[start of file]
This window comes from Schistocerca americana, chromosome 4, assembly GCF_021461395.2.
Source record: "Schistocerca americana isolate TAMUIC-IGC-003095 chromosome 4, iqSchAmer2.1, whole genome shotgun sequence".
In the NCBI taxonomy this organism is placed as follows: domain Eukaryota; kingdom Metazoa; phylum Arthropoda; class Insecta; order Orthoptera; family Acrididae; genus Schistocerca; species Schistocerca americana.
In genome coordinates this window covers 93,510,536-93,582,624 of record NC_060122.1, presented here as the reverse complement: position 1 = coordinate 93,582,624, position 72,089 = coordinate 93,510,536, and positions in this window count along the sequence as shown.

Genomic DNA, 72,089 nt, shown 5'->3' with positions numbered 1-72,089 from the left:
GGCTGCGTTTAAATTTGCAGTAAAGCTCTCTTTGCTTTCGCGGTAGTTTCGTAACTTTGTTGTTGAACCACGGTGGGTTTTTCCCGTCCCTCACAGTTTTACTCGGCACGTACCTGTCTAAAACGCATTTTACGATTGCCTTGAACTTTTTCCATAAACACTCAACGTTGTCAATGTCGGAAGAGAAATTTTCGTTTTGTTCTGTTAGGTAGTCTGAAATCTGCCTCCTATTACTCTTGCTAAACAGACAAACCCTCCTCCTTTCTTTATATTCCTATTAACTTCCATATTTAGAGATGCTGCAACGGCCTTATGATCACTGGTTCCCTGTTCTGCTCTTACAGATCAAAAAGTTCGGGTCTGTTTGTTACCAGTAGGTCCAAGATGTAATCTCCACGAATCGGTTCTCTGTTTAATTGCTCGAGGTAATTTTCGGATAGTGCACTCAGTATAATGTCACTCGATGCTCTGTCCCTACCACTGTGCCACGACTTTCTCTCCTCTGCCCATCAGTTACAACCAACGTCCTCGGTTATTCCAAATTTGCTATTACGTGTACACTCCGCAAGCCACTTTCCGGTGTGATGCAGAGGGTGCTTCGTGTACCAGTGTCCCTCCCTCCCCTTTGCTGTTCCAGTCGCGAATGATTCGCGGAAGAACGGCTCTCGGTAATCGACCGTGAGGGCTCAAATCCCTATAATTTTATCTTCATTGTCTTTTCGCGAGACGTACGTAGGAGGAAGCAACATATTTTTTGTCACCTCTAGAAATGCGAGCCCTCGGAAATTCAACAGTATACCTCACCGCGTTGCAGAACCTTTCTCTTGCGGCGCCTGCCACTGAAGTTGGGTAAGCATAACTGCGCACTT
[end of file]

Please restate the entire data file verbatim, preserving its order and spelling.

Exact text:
This window comes from Schistocerca americana, chromosome 4, assembly GCF_021461395.2.
Source record: "Schistocerca americana isolate TAMUIC-IGC-003095 chromosome 4, iqSchAmer2.1, whole genome shotgun sequence".
In the NCBI taxonomy this organism is placed as follows: domain Eukaryota; kingdom Metazoa; phylum Arthropoda; class Insecta; order Orthoptera; family Acrididae; genus Schistocerca; species Schistocerca americana.
In genome coordinates this window covers 93,510,536-93,582,624 of record NC_060122.1, presented here as the reverse complement: position 1 = coordinate 93,582,624, position 72,089 = coordinate 93,510,536, and positions in this window count along the sequence as shown.

Genomic DNA, 72,089 nt, shown 5'->3' with positions numbered 1-72,089 from the left:
GGCTGCGTTTAAATTTGCAGTAAAGCTCTCTTTGCTTTCGCGGTAGTTTCGTAACTTTGTTGTTGAACCACGGTGGGTTTTTCCCGTCCCTCACAGTTTTACTCGGCACGTACCTGTCTAAAACGCATTTTACGATTGCCTTGAACTTTTTCCATAAACACTCAACGTTGTCAATGTCGGAAGAGAAATTTTCGTTTTGTTCTGTTAGGTAGTCTGAAATCTGCCTCCTATTACTCTTGCTAAACAGACAAACCCTCCTCCTTTCTTTATATTCCTATTAACTTCCATATTTAGAGATGCTGCAACGGCCTTATGATCACTGGTTCCCTGTTCTGCTCTTACAGATCAAAAAGTTCGGGTCTGTTTGTTACCAGTAGGTCCAAGATGTAATCTCCACGAATCGGTTCTCTGTTTAATTGCTCGAGGTAATTTTCGGATAGTGCACTCAGTATAATGTCACTCGATGCTCTGTCCCTACCACTGTGCCACGACTTTCTCTCCTCTGCCCATCAGTTACAACCAACGTCCTCGGTTATTCCAAATTTGCTATTACGTGTACACTCCGCAAGCCACTTTCCGGTGTGATGCAGAGGGTGCTTCGTGTACCAGTGTCCCTCCCTCCCCTTTGCTGTTCCAGTCGCGAATGATTCGCGGAAGAACGGCTCTCGGTAATCGACCGTGAGGGCTCAAATCCCTATAATTTTATCTTCATTGTCTTTTCGCGAGACGTACGTAGGAGGAAGCAACATATTTTTTGTCACCTCTAGAAATGCGAGCCCTCGGAAATTCAACAGTATACCTCACCGCGTTGCAGAACCTTTCTCTTGCGGCGCCTGCCACTGAAGTTGGGTAAGCATAACTGCGCACTT